My husband and I watch a lot of action and superhero movies. Did I mention that he’s 10? A suggestion that we watch something with an actual plot earns the “Really? Do I have to?” face.
Well, I’m a good sport, so last night we watched the latest Mad Max Fury Something or Another. I shouldn’t say it doesn’t have a plot, because of course it does (spoiler alert):
Loner Hero Captured
Loner Hero Escapes
Loner Hero Helps Beautiful Woman Save Beautiful Women
Bad Guys Killed
I know, you’re shocked! Who would have thought?
In the early 19th century, Georges Polti compiled a list of 36 dramatic situations after studying Greek and French literature. Shorter lists also exist, but Polti’s outline has endured to this day. I have difficulty thinking of a story that isn’t a spin on one of his basic formulas.
The idea for this post rose from my “comment chat” with Carrie from The Write Transition on one of my posts Gardeners and Architects. She astutely noted that one key to breaking free of formula-writing is great characters. And she’s right – compelling characters can save a been-there-done-that plot.
I added unique setting as another factor (I’m a fantasy writer after all), but ANY opportunity to diverge from our readers’ expectations is worth serious consideration. Otherwise, were just churning out The Same Old Stories, right? Think of Pocahontas and Avatar…same plot, fresh take!
As I typed out the list below, I reminisced about the books I’ve loved. Each one contains an overarching plot complemented by a combination of subplots that wove a more complex tapestry for the reader. To think that millions of unique stories originated from such a small collections of human scenarios is pretty mind-boggling.
Here are those 36 dramatic situations compliments of Wikipedia with my simple examples:
- A village is subject to a ruthless lord. The people ask the king to remove him. The king makes a judgment.
- The townsfolk are threatened by the undead and the protagonists must rescue them.
- A protagonist seeks revenge for a wrong, is the object of revenge, or is caught up in someone else’s plot for revenge.
- Vengeance by Family upon Family
- Feuding families. Romeo and Juliet. West Side Story.
- The Fugitive, Mad Max.
- Towering Inferno. Titanic. San Andreas.
- Victim of Cruelty or Misfortune
- A common theme for Greek tragedy with Fate or Destiny being a source for somebody’s woes.
- Star Wars, Dune, Julius Caesar. Any historical revolution.
- Daring Enterprise
- Protagonists go on a quest to an enchanted island to defeat monsters and/or find a treasure.
- Save the princess, prince, or ransom victim.
- Most mysteries. Also the wise mentor who poses a riddle that the protagonist must solve.
- Raiders of the Lost Ark. Romancing the Stone. A protagonist’s party is continually competing against a rival group for the coveted object.
- Familial Hatred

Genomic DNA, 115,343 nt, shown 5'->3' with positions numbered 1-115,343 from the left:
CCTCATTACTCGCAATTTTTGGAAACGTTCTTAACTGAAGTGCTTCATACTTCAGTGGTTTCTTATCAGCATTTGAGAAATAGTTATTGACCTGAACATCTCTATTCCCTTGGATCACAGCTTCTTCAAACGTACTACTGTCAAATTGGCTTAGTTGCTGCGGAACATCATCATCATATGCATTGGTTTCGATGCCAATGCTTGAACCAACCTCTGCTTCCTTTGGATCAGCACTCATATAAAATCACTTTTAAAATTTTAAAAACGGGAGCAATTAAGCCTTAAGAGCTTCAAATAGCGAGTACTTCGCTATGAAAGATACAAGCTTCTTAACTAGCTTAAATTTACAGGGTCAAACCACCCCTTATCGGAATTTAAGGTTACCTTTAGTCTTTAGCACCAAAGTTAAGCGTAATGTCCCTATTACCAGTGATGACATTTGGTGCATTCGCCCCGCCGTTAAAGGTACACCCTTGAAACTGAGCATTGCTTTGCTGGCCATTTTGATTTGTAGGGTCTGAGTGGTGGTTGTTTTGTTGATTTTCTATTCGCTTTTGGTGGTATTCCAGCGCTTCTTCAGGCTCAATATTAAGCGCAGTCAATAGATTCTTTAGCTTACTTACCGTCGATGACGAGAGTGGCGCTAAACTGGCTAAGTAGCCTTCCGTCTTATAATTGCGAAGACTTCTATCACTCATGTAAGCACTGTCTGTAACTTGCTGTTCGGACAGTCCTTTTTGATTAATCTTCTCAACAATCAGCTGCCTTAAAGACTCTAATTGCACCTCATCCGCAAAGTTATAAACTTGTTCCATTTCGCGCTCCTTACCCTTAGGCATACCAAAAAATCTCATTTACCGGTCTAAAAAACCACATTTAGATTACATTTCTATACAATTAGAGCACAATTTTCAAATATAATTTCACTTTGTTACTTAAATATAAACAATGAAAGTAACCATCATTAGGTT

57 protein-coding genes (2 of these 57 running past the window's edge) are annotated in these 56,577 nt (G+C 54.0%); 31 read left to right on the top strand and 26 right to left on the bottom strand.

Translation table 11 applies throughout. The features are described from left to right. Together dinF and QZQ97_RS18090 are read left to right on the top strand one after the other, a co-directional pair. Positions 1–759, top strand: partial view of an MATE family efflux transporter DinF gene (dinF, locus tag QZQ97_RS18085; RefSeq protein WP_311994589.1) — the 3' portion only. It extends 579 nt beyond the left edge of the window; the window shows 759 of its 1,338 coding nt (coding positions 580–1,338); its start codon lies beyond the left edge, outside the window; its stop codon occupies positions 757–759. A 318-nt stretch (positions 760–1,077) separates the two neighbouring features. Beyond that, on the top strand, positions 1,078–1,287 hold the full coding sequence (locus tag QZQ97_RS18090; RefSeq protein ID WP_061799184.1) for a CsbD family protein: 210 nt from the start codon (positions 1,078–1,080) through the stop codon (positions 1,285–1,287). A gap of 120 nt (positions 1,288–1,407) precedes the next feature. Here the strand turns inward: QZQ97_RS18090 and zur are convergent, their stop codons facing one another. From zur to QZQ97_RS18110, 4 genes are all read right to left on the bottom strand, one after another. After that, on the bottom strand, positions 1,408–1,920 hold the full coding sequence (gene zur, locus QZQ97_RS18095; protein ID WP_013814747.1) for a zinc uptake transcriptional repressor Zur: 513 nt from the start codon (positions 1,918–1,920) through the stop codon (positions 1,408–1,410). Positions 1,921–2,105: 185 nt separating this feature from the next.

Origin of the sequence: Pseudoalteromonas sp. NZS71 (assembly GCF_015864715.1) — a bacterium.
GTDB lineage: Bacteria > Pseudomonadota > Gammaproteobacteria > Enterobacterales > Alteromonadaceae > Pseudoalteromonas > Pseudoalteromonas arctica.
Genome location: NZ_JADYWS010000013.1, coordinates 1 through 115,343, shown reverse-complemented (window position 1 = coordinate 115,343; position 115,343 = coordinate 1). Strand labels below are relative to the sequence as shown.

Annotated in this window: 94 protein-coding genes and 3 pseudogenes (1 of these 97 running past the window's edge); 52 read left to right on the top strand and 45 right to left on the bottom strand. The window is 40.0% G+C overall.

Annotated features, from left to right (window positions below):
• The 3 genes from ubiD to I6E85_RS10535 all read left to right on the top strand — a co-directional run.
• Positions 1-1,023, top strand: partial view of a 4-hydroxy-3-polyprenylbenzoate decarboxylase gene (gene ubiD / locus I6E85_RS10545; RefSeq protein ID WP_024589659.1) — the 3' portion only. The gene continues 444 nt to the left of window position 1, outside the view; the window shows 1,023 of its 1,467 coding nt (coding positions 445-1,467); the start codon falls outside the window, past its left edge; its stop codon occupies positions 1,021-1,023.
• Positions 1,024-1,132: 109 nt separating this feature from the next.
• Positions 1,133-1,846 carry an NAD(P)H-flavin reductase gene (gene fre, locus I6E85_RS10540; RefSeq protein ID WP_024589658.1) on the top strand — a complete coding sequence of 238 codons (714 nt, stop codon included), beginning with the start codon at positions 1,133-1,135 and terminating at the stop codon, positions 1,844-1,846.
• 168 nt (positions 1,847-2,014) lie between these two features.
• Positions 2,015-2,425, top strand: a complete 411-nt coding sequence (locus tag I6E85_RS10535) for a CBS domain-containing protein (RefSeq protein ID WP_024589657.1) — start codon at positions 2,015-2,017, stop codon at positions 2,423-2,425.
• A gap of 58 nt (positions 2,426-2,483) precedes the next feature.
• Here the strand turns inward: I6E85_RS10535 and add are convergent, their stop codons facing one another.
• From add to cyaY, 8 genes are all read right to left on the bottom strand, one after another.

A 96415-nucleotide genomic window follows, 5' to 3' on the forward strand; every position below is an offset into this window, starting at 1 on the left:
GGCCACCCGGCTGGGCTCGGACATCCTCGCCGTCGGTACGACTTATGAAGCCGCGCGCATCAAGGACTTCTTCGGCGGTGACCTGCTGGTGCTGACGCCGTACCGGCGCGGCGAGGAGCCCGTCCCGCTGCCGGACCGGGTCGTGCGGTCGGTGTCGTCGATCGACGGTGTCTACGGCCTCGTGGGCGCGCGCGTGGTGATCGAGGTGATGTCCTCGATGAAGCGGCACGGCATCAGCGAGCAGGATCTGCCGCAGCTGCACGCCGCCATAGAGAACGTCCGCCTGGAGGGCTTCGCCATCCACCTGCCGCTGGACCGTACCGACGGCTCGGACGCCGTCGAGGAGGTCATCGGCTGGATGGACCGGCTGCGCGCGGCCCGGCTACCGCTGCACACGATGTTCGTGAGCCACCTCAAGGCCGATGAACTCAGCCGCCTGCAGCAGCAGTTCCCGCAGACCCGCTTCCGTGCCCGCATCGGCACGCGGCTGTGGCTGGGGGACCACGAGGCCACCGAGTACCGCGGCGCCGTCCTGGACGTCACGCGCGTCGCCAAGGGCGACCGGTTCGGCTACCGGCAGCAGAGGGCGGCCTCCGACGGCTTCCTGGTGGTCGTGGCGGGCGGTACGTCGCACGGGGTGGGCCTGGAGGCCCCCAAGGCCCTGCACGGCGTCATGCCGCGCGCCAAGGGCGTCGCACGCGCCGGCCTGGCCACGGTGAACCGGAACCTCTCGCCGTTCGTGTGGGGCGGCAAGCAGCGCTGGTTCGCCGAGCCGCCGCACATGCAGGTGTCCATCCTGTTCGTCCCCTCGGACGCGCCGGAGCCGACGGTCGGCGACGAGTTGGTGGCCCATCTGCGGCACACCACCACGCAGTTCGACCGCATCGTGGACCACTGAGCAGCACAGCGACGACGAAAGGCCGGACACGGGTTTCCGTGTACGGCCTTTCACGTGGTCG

- The conspiracy and consequences of such hatred.
- Familial Rivalry
- The daughters of King Lear fighting over who should inherit the land. Two brothers battling over a woman.
- Murderous Adultery
- One or both adulterers plot to kill a betrayed spouse who stands in the way.
- A common plot in horror and thrillers where the protagonist must escape the madman.
- Fatal Imprudence
- The general’s ignorance or arrogance leads to the destruction of his forces.
- Involuntary Crimes of Love
- The boyfriend kills his partner’s father and is seen in the act by a blackmailer.
- Slaying of kin unrecognized
- Stephen kills Amanda, failing to recognize they’re siblings. Generally identities are hidden.
- Self-sacrifice for an ideal
- The wizard sacrifices his life or his magic to rid the world of evil and bring lasting peace.
- Self-sacrifice for kin
- A ballet dancer gives up her dreams of the stage to provide for an ill sibling.
- All sacrificed for passion
- A prince gives up his royal inheritance to marry a commoner.
- Necessity of sacrificing loved ones
- Sophie’s Choice. Sophie must sacrifice one child or she will lose both.
- Rivalry of superior vs. inferior
- An underdog faces a more powerful rival.
- Will and Angela conspire against Connie, the deceived spouse.
- Crimes of love
- A mob boss ruthlessly destroys a whole family and the boss’s disillusioned wife decides to leave him.
- Discovery of the dishonor of a loved one
- A boy learns his best friend has stolen a bicycle. A king learns his sister dabbles in dark magic which will destroy the royal family.
- Obstacles to love
- Two lovers, driven apart by obstacles, overcome those obstacles to come together or remain together.
- An enemy loved
- Romeo & Juliet. Enemy Mine. An enemy soldier is beloved by one of two allies and hated by the other.
- A girl overcomes shyness to win a singing contest. The dragon riders desire to take over the kingdom and are opposed by the king’s guard.
- Conflict with a god
- Hercules, Clash of the Titans, Immortals
- Mistaken jealousy
- Othello is purposefully led to believe that his innocent wife is cheating on him and he strangles her.
- Erroneous judgment
- Sandra’s necklace is stolen. Alexandra has always admired the necklace so Sandra assumes she stole it. It is ultimately revealed that Sandra’s husband took the necklace to have matching earrings made.
- The Shawshank Redemption. It’s a Wonderful Life, Ebenezer Scrooge in The Christmas Story.
- Recovery of a lost one
- Rescuers search for lost skiers in the mountains. Protagonists seeks the sacred amulet that will restore the kingdom.
- Loss of Loved Ones
- The killing of a teenager by a gang member is witnessed by the victim’s sister.
What do you think? Can you think of a story that doesn’t fit the mold?
Images compliments of Flickr.com